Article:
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Venezuelan Oil Production Declines as Reserves Grow

  • Michael Bowman

Over the last decade, oil production has slipped in Venezuela, even as estimates of the country's petroleum reserves have grown. Venezuela's reserves are now thought to be the world's largest, giving the country an enormous revenue potential for decades to come. Whether or not President Hugo Chavez can help his country realize that potential is a matter of debate.

On Independence Day, President Chavez portrays Venezuela's oil wealth as a symbol of national liberation. Venezuela nationalized its oil industry in the 1970s, but President Chavez rails against foreign oil interests as if it had happened yesterday. "Petro-colonialism was installed in Venezuela, and dominated our politics, our culture, and our economy," he said.

With the oil industry under state control, Mr. Chavez bears responsibility for how it is run. At a first glance, the numbers do not look encouraging. Experts say production has dropped about a third since he came to office, robbing the country of the full financial benefit that could have accrued in 2008, when global oil prices peaked around $140 a barrel.

Venezuelan oil analyst Juan Carlos Sosa says the government has diverted funds from oil infrastructure in order to sustain ever-more-expensive socialist initiatives.

"To get back to the 1998 level of production, Venezuela would need to invest $10-$12 billion a year for the next 10 years to upgrade its petroleum operations. This is not being done, and so the situation is critical," he said.

To make matter worse, according to Sosa, the government has fired thousands of technicians from the state-owned oil company, PDVSA and replaced them with workers whose primary qualification is their loyalty to President Chavez. And, he notes, a significant portion of Venezuela's dwindling oil production is donated to Cuba and other leftist-led countries.

"Cuba receives more than 100,000 barrels of Venezuelan oil per day without paying anything. Instead, Cuba provides medical services, sports training, and other assistance. It is an ideological arrangement. But PDVSA suffers, because it could be selling that oil to the United States for hard currency," Sosa said.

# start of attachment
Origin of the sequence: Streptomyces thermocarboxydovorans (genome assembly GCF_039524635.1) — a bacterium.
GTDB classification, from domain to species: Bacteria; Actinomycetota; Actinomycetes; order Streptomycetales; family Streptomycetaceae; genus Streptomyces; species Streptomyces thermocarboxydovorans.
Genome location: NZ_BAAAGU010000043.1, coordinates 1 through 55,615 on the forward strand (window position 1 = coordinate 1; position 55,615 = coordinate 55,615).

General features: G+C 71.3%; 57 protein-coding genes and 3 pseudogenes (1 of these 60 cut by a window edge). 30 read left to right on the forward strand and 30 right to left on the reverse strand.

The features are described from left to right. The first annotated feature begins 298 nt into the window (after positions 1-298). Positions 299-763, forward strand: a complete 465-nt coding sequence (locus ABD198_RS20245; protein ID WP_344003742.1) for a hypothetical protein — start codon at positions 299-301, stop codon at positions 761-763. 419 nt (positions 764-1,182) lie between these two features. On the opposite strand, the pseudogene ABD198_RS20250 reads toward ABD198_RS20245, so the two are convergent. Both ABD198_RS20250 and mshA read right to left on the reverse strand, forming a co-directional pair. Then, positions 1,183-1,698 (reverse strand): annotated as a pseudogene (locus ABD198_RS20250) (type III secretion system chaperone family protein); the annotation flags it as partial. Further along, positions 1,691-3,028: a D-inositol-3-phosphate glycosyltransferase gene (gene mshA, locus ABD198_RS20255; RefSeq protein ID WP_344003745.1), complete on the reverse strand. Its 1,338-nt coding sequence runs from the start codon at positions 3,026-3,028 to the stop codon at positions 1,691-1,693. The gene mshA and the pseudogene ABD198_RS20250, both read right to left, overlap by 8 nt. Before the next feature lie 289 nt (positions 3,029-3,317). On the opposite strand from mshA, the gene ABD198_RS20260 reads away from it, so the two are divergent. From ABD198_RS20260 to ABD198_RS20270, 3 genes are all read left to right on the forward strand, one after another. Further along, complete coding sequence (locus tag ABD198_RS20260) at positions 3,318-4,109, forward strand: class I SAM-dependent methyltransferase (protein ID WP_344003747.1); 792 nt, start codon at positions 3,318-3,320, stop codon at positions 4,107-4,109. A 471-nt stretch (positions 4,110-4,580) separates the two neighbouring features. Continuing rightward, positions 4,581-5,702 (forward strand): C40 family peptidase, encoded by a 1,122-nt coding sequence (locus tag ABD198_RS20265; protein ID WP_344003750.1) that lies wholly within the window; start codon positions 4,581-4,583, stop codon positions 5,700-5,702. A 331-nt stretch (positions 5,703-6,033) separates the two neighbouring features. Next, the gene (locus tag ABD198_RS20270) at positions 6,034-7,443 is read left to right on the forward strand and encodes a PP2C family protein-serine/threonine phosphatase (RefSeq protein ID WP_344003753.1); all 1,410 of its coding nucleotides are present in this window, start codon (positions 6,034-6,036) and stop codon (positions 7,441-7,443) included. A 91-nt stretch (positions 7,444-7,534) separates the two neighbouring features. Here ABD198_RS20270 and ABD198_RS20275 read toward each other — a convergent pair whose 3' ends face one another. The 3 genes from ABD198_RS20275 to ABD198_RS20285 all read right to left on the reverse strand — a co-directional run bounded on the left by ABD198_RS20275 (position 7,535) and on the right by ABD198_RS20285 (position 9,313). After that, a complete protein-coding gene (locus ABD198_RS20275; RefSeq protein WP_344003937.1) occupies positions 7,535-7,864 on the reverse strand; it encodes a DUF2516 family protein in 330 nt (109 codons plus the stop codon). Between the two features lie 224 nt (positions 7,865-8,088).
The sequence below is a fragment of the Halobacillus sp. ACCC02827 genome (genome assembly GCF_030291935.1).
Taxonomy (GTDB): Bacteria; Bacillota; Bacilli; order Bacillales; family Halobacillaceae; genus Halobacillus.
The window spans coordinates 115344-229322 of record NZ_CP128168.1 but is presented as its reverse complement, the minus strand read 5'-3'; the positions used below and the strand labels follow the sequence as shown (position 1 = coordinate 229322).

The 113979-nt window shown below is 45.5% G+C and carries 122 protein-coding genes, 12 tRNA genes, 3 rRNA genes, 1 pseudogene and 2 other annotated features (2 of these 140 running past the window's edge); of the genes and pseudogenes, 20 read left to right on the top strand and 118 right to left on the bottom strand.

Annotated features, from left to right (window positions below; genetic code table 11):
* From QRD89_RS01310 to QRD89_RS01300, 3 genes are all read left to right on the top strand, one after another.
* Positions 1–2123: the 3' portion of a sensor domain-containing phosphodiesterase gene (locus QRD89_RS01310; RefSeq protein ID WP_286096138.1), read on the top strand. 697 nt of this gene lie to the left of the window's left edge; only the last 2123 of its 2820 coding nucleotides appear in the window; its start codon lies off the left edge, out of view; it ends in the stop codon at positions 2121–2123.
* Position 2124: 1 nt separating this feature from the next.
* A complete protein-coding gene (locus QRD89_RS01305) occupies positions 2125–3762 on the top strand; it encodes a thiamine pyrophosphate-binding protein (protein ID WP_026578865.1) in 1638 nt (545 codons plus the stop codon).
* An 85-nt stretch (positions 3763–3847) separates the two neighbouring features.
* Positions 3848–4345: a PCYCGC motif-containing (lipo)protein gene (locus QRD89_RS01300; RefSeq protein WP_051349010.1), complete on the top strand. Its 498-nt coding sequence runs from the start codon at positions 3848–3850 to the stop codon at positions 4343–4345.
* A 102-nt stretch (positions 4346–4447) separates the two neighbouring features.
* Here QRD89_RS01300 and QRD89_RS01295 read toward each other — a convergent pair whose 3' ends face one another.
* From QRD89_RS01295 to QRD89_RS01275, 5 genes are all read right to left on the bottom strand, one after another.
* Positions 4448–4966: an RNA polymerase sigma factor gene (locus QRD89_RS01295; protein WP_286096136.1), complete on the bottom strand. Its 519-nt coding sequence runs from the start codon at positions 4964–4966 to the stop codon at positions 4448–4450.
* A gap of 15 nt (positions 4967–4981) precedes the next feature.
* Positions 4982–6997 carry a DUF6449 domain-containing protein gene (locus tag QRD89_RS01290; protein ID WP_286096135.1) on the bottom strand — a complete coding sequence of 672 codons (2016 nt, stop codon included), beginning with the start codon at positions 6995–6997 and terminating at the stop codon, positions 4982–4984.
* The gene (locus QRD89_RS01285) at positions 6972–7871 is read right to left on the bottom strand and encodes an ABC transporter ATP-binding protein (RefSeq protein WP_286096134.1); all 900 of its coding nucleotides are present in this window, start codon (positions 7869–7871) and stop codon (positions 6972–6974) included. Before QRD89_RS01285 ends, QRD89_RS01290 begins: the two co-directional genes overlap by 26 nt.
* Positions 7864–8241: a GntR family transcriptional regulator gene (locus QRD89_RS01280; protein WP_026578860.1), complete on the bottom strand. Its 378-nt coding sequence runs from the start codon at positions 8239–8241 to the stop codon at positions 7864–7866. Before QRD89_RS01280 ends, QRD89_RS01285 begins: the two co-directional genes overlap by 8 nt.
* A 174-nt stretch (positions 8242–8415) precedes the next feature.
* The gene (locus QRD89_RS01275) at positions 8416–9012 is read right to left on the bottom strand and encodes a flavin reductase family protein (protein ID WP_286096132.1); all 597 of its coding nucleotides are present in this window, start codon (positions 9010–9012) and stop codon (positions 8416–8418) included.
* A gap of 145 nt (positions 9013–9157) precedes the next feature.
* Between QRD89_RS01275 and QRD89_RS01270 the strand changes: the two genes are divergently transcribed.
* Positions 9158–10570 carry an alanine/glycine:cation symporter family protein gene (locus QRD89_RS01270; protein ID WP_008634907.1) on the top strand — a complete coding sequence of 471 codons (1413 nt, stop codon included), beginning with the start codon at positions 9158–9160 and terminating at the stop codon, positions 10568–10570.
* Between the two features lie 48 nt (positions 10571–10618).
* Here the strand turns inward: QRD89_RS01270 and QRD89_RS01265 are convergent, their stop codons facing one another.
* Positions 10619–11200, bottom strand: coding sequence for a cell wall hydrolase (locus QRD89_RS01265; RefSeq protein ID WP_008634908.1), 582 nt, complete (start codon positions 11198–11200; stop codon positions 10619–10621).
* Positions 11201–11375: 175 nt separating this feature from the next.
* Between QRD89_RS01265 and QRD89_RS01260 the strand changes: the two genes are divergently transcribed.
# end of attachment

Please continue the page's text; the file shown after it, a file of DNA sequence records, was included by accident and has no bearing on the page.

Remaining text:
President Chavez scoffs at the criticism, noting that Venezuela has signed accords with China and other nations that will yield tens of billions of dollars of investment in oil infrastructure. Far from declining further, he predicts production will double.

"In just a few years, we will be producing five million barrels a day. Then six million barrels a day," Chavez said.

Ordinary Venezuelans have mixed feelings about how their nation's oil wealth is managed. One man appreciates cheap domestic gasoline, sold at pennies per liter, but adds "on the other hand, if the price of gasoline were higher, maybe there would be more funds for roads and other projects."

But a worker at a PDVSA-run textile shop sees nothing but positives.

"PDVSA used to just pump oil to support the wealthy. Now oil is used for health care, nutrition, education, and jobs," he said. We have this center thanks to PDVSA. It finances everything. PDVSA is everywhere helping the people. Like the president says, PDVSA now belongs to the people."

Venezuelan economist Orlando Ochoa says nationalistic slogans and socialist rhetoric cannot disguise what he sees as a simple truth: that the Chavez model is unsustainable.

"Oil prices for the first six months of this year are roughly what they were in the year 2006, a boom year for Venezuela. But now that revenue is not enough for the government, which has boosted domestic spending by subsidizing food and taking over private enterprises," he said.

But Ochoa admits that continued oil revenues, even if insufficient to cover mounting government expenditures, will allow President Chavez to put off, at least for now, any day of reckoning that may loom ahead.

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